January 21, 2018

‘The Father of Trade Unionism’

Hubert Nathaniel Critchlow

Hubert Nathaniel Critchlow [often referred to as the “Father of Trade Unionism”] was born in Georgetown on December 18, 1884. His father, James Nathaniel Critchlow, had emigrated from Barbados and was employed as a wharf foreman by the Booker Group of Companies, while his mother Julia Elizabeth Critchlow, née Daniels, was originally from the Essequibo coast.

Young Hubert Critchlow attended the Bedford Wesleyan Primary School, but left when he was 13 years old, after his father died. He had reached up to Standard 4 (equivalent to Grade 6 in [today’s] schools), but he felt that he had to find a job to help maintain his home.

While attending school, Critchlow excelled in sports and continued to do so as a young man. He soon became a popular sports figure, and during the period 1905-1914 he was the country’s middle-distance athletic champion. He was also a good footballer and cricketer.

Soon after Critchlow left school, he worked as an apprentice at the Demerara Foundry, and at the turn of the century, he obtained employment as a dock labourer on the waterfront. Due to his active representation of his fellow workers during the 1905 strike in Georgetown, his popularity grew. He continued to champion workers’ rights, and was always called upon to represent their case to employers in the years that followed.

During the strikes in 1917, he represented the interest of waterfront workers in collective bargaining, and by then was regarded as the leader of all waterfront workers. He became even more popular when he helped to secure increase wages for them.

Statue of Hubert Nathaniel Critchlow on the lawns of the Parliament Building (Photo by Amanda Richards)

In the period of 1917-18, Critchlow led a petition for an 8-hour day. He was pressured by the Chamber of Commerce to withdraw his name from the petition, after all the other petitioners were forced to do so, but he obstinately refused. He was immediately fired from his job and blacklisted from obtaining employment, and he had to depend on assistance from close friends for sustenance.

Being unemployed, he devoted all his time to the campaign for the 8-hour work day. In December 1918, he and a small delegation of workers met with the Governor, Sir Wilfred Colet. It was after this meeting that Critchlow developed the idea of forming a trade union, and he immediately began making the arrangements for its formation. The union, the British Guiana Labour Union (BGLU), was eventually established on January 11, 1919. The union experienced numerous problems on its establishment. The employers saw it as a force aimed at fomenting industrial unrest, and issued open threats to workers who were union members. Despite this, membership grew and by the end of its first year, it had more than 7,000 financial members comprising waterfront workers, tradesmen, sea defence and road workers, railroad workers, balata bleeders and miners, some Government employees and hundreds of sugar estate labourers. Branches of the union were also set up in various parts of the country.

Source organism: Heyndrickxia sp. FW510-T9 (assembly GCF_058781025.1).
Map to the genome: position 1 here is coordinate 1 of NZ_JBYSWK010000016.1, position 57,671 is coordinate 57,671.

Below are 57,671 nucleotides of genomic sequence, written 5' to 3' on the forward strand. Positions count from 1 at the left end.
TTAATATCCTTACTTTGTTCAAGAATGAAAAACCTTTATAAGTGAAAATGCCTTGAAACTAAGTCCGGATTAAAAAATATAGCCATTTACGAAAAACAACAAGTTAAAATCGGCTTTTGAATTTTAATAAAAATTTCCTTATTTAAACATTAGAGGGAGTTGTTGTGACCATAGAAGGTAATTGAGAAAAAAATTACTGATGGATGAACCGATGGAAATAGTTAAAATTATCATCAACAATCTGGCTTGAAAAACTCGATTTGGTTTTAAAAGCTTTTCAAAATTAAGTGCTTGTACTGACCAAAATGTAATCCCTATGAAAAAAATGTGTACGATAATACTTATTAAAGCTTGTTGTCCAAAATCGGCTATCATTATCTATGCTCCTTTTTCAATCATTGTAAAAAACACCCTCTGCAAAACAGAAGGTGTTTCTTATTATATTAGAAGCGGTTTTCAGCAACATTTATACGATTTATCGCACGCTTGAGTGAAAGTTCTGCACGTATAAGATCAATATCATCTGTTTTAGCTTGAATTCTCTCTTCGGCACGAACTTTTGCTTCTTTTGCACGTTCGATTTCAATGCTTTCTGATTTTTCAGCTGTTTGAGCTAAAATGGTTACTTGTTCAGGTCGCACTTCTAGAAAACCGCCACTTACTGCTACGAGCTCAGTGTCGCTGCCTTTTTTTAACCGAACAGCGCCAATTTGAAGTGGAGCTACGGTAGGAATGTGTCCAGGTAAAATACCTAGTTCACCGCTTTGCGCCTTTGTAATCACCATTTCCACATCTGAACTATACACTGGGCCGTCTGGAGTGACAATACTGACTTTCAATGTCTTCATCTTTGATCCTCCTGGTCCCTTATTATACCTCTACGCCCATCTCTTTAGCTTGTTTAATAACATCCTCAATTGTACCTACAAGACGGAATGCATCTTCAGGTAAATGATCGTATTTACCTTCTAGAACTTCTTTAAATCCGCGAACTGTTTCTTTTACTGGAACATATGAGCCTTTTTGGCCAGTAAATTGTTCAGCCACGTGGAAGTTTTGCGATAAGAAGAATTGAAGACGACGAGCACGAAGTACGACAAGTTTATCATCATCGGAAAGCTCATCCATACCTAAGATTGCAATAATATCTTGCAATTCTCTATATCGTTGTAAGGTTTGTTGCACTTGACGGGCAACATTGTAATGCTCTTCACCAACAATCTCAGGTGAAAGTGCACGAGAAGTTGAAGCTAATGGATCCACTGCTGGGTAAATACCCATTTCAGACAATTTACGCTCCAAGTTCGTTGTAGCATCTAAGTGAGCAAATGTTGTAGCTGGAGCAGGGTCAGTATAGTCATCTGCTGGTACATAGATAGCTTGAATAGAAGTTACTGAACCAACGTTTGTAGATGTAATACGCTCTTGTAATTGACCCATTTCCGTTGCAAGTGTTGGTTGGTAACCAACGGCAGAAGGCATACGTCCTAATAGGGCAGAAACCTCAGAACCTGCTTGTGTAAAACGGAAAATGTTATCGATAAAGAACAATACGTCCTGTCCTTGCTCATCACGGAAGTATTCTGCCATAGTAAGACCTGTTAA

Critchlow was employed on a full-time basis by the union, and he never stopped being a spokesman for the workers, and publicised their grievances and demanded improved working conditions and better wages for them. But he faced opposition from the more educated members of the union who felt that his limited education should not allow him to have such high responsibilities. These members, who were in the minority, wanted a doctor or a lawyer to lead the union.  In January 1920, at a meeting of the union, a motion was introduced requesting Critchlow to hand over all the union’s funds to Dr. T. T. Nichols, and two lawyers, J. S. Johnson and McClean Ogle.

But the motion was rejected by a huge majority and a vote of confidence in Critchlow was passed.  Today, a statue of Critchlow stands on the lawns of the Parliament Building. (Information from “The Guyana Story – From Earliest Times to Independence” by Dr. Odeen Ishmael)